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Issue Date: Vol. 56, No. 7, July 2016, Posted On: 7/21/2016

Higher Pricing Is A Happy Grind For Brian Angell, Bulk Vending's Most Innovative Operator

Hank Schlesinger
TAGS: bulk vending, Brian Angell, Angell Vending Services, NBVA Most Innovative Operator, National Bulk Vendors Association, vending machine coin mech, coin-op news, coin machine

bulk vending, Brian Angell, Angell Vending Services LAS VEGAS -- When Brian Angell of Angell Vending Services (Golden, CO) took top honors for Most Innovative Operator during the National Bulk Vendors Association 's tradeshow and convention, he won more than the $300 in prize money and bragging rights. Angell's innovation, which was voted on by other operators attending the Las Vegas event, demonstrated that ingenuity is alive and well in bulk vending.

Angell's invention is a modified coin mechanism that allows for vend prices at either $1.25 or $1.50. The modification involves disassembling a standard $1 mech, then carefully altering the wheel to make room for the additional coinage.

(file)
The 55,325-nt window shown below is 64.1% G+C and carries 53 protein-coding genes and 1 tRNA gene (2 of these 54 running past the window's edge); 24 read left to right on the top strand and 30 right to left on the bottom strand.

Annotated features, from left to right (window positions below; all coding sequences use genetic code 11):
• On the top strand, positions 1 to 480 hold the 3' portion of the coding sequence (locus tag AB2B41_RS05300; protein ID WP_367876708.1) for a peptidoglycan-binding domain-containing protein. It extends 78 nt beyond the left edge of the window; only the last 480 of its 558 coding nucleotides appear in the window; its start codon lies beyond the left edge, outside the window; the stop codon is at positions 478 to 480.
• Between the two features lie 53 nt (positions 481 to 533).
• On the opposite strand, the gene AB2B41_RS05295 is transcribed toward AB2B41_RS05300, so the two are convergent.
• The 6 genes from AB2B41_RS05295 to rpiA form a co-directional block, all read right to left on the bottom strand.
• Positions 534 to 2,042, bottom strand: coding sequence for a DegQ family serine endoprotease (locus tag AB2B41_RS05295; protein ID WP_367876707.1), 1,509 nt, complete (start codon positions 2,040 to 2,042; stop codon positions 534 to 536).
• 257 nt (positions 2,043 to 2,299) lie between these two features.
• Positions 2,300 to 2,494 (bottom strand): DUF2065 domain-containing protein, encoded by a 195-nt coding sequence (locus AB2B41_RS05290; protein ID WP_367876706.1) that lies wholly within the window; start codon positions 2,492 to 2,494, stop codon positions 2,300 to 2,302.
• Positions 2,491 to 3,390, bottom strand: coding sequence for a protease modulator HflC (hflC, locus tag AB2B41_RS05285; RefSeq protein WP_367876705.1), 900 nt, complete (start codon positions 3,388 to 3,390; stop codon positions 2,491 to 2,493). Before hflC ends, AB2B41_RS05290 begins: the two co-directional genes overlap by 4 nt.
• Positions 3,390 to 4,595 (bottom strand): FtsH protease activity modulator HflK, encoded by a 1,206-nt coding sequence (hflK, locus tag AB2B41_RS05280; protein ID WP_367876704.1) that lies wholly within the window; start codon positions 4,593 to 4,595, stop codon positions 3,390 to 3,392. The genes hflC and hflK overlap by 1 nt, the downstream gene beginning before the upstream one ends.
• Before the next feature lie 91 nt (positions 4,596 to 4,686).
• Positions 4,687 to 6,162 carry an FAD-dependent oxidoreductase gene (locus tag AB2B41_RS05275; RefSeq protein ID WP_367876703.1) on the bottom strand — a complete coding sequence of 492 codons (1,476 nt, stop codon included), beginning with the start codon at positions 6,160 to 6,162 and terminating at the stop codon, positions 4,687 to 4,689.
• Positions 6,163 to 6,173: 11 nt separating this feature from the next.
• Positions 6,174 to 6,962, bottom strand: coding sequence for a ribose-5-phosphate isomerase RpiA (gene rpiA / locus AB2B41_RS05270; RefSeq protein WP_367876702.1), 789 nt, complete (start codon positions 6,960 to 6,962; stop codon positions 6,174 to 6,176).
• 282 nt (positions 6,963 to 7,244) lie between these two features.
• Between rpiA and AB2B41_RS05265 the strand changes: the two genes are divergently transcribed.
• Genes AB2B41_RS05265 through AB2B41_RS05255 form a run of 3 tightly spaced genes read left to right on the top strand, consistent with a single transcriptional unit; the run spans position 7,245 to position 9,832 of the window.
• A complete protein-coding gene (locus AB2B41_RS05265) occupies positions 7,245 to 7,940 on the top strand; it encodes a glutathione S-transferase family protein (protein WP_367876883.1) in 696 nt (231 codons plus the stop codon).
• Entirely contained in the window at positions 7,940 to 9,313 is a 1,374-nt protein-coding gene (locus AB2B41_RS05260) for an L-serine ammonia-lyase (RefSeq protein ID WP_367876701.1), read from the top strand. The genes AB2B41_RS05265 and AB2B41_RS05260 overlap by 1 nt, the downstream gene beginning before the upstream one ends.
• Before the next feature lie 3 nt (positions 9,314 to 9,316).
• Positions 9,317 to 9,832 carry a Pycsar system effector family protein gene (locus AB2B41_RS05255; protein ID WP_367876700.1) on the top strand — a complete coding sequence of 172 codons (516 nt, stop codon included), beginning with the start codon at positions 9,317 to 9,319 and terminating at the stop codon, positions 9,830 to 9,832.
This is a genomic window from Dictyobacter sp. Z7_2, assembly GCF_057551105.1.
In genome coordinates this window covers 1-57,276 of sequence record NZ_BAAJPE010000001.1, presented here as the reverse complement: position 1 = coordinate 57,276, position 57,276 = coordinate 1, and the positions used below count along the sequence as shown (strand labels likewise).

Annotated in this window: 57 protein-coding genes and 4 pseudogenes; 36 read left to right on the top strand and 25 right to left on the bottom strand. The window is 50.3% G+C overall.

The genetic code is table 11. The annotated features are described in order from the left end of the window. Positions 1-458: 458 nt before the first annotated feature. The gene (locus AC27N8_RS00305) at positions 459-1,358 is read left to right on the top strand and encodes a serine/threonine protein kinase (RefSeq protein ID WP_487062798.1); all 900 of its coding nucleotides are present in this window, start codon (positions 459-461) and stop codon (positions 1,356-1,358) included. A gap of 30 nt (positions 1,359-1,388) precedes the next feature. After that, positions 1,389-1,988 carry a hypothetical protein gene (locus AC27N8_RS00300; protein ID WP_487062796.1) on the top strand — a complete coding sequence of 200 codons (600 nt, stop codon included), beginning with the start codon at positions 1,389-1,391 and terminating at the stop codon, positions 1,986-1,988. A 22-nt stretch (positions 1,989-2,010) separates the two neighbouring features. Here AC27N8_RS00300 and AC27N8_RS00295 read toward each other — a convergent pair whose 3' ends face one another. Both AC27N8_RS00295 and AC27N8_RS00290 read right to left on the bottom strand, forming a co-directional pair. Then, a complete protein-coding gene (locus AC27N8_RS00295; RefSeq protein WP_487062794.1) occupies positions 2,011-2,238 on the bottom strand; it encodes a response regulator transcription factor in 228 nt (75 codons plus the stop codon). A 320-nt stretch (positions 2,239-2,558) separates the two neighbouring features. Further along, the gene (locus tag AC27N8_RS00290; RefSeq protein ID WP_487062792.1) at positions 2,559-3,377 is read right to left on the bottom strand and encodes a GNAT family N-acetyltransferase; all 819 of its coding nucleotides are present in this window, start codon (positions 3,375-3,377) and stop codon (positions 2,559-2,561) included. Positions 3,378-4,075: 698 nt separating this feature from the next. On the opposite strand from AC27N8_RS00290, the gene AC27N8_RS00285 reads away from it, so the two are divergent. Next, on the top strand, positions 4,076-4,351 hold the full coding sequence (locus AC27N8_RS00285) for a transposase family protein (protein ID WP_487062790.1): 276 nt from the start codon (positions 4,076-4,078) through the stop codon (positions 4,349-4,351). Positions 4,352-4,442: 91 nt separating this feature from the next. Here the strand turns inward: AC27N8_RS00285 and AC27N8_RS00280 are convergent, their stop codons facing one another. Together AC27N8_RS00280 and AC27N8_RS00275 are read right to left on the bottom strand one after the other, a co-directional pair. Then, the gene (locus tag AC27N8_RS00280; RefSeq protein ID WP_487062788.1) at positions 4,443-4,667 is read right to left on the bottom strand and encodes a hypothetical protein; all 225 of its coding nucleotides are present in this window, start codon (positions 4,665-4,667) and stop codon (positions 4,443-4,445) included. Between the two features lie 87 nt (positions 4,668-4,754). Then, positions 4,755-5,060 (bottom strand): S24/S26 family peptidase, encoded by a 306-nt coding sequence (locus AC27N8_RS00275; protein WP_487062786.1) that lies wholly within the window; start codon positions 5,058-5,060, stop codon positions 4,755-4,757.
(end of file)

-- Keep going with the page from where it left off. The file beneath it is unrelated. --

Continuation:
"Basically what I do is grind out the space so that three coins go in the right slot and two in the left slot," he said. "You have to put a quarter in, mark its border with a pencil, then hand grind the wheel. It's a fairly simple process."

The concept also includes clearly visible signage announcing the higher price at both the coin mech and display card.

As with many innovations, necessity was the mother of Angell's invention. He hit on the idea when he saw the cost of merchandise rise without the ability to raise his prices on the vend side of the equation. This was particularly true for the high-bounce balls that proved to be a favorite at many of his better locations. As a small operator with about 60 locations, the added cost of merchandise was putting a dent in his bottom line.

He estimates that his coin mech modification is installed in machines on a third of his route. "Where the higher pricing does best is in 'higher-end' restaurants," Angell said. "I have two corporate accounts, family restaurants that often have a wait time, and that's where the higher pricing does really well." Apparently the higher prices aren't an obstacle for parents with young children who find themselves waiting in line to be seated.

Because the disassembly of the mech and hand grinding may take some time, Angell's DIY solution may not be suitable for larger routes with hundreds of machines. Right now, however, the strategy is working well for him, and he believes it could benefit other small bulk vending operations.

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